The push for the decriminalization of marijuana at the federal level just got a little bit stronger as the American Academy of Pediatrics, or AAP, has thrown its support behind medical marijuana for sick children.
The AAP recognized that medicinal marijuana may be a treatment option for kids “with life-limiting or severely debilitating conditions for whom current therapies are inadequate.”
Recently, 200 families moved to Colorado, where marijuana was legalized for adults in 2012, in search of medical marijuana for their children. Strains of pot like Charlotte’s Web have been shown, at least anecdotally, to control seizures in children.
“We don’t want to marginalize families who feel like this is the only option for their child because of crisis,” said Dr. Sharon Levy, chair of AAP’s committee on substance abuse and assistant professor of pediatrics at Harvard Medical School. Levy was a co-author of the AAP’s statement.
“We understand why a desperate parent might say, ‘Look it’s going to take 10 years to do this research.’ We think that kind of compassionate use should be limited to children who are truly debilitated or at the end of life,” Levy told NBC News.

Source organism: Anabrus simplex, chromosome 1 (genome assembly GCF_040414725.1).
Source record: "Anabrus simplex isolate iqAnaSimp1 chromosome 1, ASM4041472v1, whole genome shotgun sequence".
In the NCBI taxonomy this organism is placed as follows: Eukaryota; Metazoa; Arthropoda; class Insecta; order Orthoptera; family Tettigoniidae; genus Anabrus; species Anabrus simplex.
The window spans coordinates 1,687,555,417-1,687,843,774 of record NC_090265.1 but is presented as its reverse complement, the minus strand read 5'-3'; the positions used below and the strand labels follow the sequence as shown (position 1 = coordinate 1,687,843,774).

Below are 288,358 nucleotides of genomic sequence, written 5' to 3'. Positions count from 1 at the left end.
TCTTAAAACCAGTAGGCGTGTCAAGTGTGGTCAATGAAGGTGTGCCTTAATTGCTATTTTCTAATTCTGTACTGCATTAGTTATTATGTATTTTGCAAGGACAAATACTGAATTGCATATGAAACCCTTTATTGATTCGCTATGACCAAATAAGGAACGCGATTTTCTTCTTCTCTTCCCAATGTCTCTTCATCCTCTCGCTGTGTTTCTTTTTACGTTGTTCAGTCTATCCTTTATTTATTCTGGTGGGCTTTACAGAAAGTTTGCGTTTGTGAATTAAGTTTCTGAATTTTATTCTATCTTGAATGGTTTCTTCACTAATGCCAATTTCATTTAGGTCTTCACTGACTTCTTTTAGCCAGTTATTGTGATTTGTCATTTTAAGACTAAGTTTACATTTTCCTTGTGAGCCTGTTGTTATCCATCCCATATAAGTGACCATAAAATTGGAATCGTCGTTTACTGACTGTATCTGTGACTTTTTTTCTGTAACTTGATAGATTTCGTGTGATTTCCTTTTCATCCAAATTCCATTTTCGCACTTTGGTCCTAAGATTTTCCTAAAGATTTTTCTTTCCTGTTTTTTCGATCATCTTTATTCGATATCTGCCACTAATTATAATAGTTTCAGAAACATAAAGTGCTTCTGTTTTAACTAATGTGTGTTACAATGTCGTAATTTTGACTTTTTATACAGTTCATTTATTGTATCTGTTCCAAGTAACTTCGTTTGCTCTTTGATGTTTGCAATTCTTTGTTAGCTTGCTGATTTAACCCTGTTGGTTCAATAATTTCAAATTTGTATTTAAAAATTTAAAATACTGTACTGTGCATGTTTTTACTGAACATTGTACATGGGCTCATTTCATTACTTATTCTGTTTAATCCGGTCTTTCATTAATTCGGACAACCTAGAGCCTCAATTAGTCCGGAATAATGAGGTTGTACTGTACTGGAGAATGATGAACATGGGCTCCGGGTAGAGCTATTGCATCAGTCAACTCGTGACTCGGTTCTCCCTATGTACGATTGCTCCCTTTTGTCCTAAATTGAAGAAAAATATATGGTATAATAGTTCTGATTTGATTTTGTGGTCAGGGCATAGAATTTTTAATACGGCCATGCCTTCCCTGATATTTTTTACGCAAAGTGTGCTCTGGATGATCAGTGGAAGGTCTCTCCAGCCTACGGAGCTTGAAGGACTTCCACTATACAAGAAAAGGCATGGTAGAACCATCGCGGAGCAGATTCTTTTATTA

Aside from medicinal uses, the AAP is firmly opposed to marijuana use among children and young adults under the age of 21. But the group is throwing its support behind changing marijuana from a Schedule I illegal drug, classified along side drugs like heroin, to a Schedule II controlled substance.
“There’s never been a study of cannabinoids in any form that has included children. With that in mind, the AAP cannot endorse use of cannabinoid medication with children,” Levy said. “We do note, though, there have been anecdotal cases that look promising. And that suggests there’s a need for study.”
“We support reducing the barriers to do that.”
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